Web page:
George Lewis, founder of the Guatemala Water Project, recently paid a visit to the Del Mar Rotary Club to discuss his project of providing water filters to poverty-stricken Guatemalans.
The matching grant program, founded two years ago, provides $50 filters that supply enough clean drinking water for a Guatemalan family of eight for two years. The program is now expanding into Belize and will possibly expand to Mexico.
"A lot of clubs and Rotarians feel that they're only connected to the community," Lewis said at Del Mar Rotary Club's Jan 29. meeting, "and I don't like that because Rotary is Rotary International. And we have an obligation to help all the people in the world, the less fortunate people."
Lewis was first inspired to help people in Guatemala, many of whom live in extreme poverty, after he joined a woman to help provide stoves to Guatemalans so they would not be choked by smoke or burned by the fires in their huts while cooking.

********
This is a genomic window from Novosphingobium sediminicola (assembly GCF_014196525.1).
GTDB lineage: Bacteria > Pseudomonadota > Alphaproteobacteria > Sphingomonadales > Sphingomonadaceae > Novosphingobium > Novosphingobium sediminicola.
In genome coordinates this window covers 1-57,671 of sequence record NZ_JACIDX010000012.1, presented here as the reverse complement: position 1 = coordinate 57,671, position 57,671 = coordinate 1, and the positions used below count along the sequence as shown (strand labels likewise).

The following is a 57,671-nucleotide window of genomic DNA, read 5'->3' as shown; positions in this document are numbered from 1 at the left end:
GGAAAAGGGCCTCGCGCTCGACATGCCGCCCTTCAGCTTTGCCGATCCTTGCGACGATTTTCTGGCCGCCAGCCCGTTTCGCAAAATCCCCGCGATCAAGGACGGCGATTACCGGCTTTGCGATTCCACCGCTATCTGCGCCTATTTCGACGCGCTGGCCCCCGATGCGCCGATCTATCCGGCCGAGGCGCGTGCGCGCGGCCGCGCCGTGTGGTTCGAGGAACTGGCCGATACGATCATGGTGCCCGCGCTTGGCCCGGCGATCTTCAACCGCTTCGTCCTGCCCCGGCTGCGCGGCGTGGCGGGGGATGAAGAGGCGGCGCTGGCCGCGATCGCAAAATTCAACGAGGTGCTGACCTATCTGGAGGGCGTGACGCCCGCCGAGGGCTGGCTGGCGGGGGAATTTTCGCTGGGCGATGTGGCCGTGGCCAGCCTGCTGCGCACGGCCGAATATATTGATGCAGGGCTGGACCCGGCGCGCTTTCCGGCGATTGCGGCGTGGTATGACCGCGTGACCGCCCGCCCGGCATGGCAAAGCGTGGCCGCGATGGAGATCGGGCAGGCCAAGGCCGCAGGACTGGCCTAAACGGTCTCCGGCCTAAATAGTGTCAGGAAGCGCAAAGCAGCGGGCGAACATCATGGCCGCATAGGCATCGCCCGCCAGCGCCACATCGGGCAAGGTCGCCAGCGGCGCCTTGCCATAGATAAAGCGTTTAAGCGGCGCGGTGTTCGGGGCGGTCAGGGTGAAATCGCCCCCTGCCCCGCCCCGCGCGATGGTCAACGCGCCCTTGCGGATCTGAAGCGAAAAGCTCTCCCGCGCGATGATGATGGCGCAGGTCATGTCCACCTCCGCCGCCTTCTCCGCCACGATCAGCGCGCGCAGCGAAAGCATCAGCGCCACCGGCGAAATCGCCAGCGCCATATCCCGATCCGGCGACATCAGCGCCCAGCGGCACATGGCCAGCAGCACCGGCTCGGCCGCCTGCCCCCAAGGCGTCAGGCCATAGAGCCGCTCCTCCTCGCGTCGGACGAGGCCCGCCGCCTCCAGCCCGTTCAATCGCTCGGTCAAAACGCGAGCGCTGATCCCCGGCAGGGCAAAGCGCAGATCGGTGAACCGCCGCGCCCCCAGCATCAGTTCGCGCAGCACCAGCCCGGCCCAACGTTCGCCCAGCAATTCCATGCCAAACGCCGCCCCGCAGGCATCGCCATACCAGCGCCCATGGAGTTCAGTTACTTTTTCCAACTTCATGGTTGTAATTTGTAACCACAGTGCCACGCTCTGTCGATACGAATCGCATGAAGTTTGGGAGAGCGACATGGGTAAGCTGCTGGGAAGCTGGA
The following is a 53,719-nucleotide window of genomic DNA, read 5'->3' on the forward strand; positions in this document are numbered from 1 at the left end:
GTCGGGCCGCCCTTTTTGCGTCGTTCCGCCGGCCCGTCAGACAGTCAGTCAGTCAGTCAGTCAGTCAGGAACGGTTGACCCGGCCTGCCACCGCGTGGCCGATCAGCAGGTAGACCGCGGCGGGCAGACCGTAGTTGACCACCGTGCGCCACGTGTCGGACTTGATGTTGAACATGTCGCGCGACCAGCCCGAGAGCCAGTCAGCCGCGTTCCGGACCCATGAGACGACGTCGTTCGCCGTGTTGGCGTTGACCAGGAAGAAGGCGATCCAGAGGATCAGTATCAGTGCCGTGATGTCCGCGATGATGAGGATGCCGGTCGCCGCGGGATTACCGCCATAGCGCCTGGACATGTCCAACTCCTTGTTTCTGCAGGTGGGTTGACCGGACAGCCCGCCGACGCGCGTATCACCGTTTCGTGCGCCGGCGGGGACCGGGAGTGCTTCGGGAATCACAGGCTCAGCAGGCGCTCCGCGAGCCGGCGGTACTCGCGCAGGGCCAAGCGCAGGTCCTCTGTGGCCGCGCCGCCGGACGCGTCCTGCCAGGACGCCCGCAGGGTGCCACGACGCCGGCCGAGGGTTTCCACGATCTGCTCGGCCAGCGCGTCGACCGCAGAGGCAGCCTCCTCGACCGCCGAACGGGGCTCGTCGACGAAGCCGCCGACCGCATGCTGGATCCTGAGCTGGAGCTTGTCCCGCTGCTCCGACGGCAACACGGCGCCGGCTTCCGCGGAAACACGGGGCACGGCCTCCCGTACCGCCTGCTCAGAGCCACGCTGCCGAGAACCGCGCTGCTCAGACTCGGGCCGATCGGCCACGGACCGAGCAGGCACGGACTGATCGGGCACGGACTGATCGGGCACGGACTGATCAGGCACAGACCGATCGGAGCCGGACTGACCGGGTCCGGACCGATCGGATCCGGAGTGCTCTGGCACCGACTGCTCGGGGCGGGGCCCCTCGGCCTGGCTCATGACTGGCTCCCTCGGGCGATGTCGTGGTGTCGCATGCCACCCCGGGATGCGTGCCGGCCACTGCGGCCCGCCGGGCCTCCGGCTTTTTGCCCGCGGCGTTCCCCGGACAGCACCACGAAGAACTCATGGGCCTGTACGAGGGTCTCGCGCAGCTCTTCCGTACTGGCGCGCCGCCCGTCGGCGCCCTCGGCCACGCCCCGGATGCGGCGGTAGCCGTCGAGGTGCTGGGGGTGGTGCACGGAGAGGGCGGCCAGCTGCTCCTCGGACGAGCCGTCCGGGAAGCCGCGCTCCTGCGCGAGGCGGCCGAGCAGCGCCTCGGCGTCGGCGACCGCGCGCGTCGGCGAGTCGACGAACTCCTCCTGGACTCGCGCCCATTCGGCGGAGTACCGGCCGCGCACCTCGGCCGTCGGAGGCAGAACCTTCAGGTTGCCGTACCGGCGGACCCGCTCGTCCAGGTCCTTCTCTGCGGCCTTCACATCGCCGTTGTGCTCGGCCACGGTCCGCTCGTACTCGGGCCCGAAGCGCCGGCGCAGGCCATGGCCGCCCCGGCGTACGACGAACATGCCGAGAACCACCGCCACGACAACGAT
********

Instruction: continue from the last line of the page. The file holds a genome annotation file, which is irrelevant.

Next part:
"One day I was putting a stove together, I looked up and there was this little girl, probably about 11 years old. And she was looking at me. She had this big smile on her face. You know, we couldn't communicate verbally, but I know what she was saying. She was saying Rotary, thank you for saving my life. Thank you for saving the life of my mom and my pop and my brothers and my sisters and all the people in the village," Lewis said.
Soon Lewis met with a representative from the Guatemalan Rotary club, and Lewis asked what he could do for the country. With no hesitation, the representative said he could help with the issue of polluted drinking water.
Today, the project has spread to Rotary clubs all around the United States, even to clubs in Canada and the Netherlands. The Guatemala Water Project has raised more than $750,000, and provided more than 120,000 Guatemalans with filters.
"I'm hoping that the international committee in our club, headed up by Rob Morse, that they will come on board now with a matching grant … there'll be a lot of energy and enthusiasm and interest in the club now about getting behind George's project," Rob Mullally, president of Del Mar Rotary Club, said.
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